Cells were stained according to standard procedures using the following antibodies (clone, manufacturer): PerCP/APC-CD3 (SK7, BD), Vioblue-CD4 (VIT4, Miltenyi Biotec Germany), APC-H7-CD8α (SK1, BD), FITC/APC-CD62L (LT-TD180, ImmunoTools), APC-CD25 (2A3, BD Pharmingen), PE-CF594-A-CCR7 (150503, BD), CD45RO, PE-Cy7-CD45RA (H/100, BD), CD27, UV1-A-CD25, APC-CD69 (FN50, Biolegend), CD276, UV3-CD28, CD95. Intracellular fixation/permeabilization kit (eBioscience) and Brilliant-Violet 785-TNF-α (MAb11), PE-IFN-γ (B27) were used for intracellular cytokine staining according to the manufacturer’s instructions. Dead cells were excluded via Alexa Fluor 350 (Invitrogen) or via Zombie Aqua™ (Biolegend). PBMCs were pretreated with FcR Blocking Reagent (Miltenyi Biotec) according to the manufacturer’s recommendations. Samples were analyzed on a LSR II or FACS Canto II with FACS Diva software (BD Biosciences).

Statistical analysis

Data were analyzed with Prism 6.0 (GraphPad Software, Inc) and Student’s t test. P < 0.05 was considered statistically significant.

Results

Patient data, vaccine application and clinical outcome

After receiving state-of-the-art oncological treatment for primary and relapsed pancreatic carcinoma, immunotherapeutic interventions were initiated in July 2013 when routine staging (sonography, CT-scan, MRI) did not show any residual tumor, neither at the primary nor at the metastatic site (second complete remission). The tumor was found to be positive for CA19-9 and blood levels correlated with the disease course. CA19-9 levels have remained within normal ranges since March 2013. Chemotherapy was terminated 27 months after disease onset (Fig. 1). Currently, 64 months after initial diagnosis and 43 months after initialization of vaccine therapy, the patient is in good health and fully active (ECOG 0). The latest routine examination (physical examination and laboratory test in March 2017, CT in Jun 2016 and sonography in November 2016) showed no evidence of disease.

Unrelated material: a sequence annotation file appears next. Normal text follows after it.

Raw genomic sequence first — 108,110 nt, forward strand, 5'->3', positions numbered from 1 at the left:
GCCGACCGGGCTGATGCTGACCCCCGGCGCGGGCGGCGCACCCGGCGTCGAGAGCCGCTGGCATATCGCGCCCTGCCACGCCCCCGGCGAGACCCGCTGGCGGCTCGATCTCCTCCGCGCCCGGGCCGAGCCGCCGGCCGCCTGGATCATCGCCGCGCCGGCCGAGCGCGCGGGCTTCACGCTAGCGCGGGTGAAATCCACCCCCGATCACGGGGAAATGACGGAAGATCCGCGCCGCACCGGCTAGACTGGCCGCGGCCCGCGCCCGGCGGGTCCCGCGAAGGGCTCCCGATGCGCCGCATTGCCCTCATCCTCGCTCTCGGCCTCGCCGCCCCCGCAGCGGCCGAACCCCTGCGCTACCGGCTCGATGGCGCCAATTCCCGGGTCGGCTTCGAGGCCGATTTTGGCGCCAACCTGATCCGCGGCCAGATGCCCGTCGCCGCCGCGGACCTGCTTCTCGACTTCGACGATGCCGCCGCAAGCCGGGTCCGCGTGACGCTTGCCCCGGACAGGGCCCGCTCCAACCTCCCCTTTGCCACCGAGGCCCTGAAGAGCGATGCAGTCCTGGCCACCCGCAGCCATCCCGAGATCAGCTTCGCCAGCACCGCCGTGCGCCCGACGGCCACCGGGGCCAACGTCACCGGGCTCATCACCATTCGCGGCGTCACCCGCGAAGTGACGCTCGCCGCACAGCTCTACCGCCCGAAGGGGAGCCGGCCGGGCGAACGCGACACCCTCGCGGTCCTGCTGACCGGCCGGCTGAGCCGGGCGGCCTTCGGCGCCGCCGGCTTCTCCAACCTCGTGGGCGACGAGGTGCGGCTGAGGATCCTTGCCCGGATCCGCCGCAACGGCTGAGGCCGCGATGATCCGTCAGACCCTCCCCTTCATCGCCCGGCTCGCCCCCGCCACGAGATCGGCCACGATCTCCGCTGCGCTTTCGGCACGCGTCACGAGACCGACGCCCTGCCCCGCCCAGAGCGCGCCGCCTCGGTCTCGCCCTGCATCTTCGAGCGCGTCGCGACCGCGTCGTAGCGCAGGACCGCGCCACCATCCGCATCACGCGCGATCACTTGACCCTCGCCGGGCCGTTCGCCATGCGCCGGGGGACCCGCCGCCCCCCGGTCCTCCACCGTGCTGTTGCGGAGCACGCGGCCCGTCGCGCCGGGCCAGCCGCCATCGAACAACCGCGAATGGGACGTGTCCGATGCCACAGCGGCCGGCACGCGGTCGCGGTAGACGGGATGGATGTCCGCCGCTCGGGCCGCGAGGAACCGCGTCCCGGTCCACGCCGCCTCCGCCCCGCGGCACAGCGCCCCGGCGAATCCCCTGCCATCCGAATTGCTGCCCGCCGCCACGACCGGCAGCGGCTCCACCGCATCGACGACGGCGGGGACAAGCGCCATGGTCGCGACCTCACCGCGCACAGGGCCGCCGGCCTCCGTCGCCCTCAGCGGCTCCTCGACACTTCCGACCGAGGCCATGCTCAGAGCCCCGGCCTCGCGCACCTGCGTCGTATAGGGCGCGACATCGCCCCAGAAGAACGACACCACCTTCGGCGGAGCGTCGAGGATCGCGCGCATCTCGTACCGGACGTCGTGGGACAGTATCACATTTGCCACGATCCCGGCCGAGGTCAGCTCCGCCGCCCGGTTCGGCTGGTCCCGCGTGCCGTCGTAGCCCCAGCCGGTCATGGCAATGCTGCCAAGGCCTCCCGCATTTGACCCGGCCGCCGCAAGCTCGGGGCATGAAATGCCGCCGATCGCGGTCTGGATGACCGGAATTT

Overall TCR repertoire complexity increases during vaccination

TCRVα and Vβ-chain repertoires of the unmanipulated peripheral T-cell pool at IM1 showed a reduced complexity most likely as a consequence of long-term chemotherapy. Numerous families in both the TCRVα and Vβ chain repertoires, exhibited profound skewing indicating limited diversity and clonal expansions. Accordingly, TCRVα 8-1, 14DV4, 21, 30, and TCRVβ 6-5, 12-3, 21-1 sequences—obtained by direct sequencing of singular peaks (Additional file 2: Fig. S2)—showed CDR3 motifs similar to published TCRs specific for CMV (TCRVα 8-1, 30, TCRVβ 12-3, 21-1) (Table 2) and mycolic acid (TCRVβ 6-5) (a cell wall component of several bacteria including mycobacterium tuberculosis) and thus can be regarded as public TCR motifs [3941].
Table 2

CDR3 sequences before short term culture and CMV specific CDR3 sequences

CDR3 sequences obtained by direct sequencing of dominant, singular peaks in CDR3 size spectratyping of peripheral T cells that seemed to dominate the TCR repertoire without prior stimulation of expansion. Public, CMV-specific CDR3 sequences published previously by Zvyagin et al. are marked in grey [39]

Since the patient had no documented infection with CMV or mycobacteriaceae at that time, detection of these public TCRs rather reflects past infectious episodes with these microorganisms, which become more prominent with increasing age and under lymphodepleting chemotherapy [42]. The overall complexity of the TCRVα and Vβ chain repertoires slightly increased over time after cessation of Folfirinox (Fig. 3).
Fig. 3
Fig. 3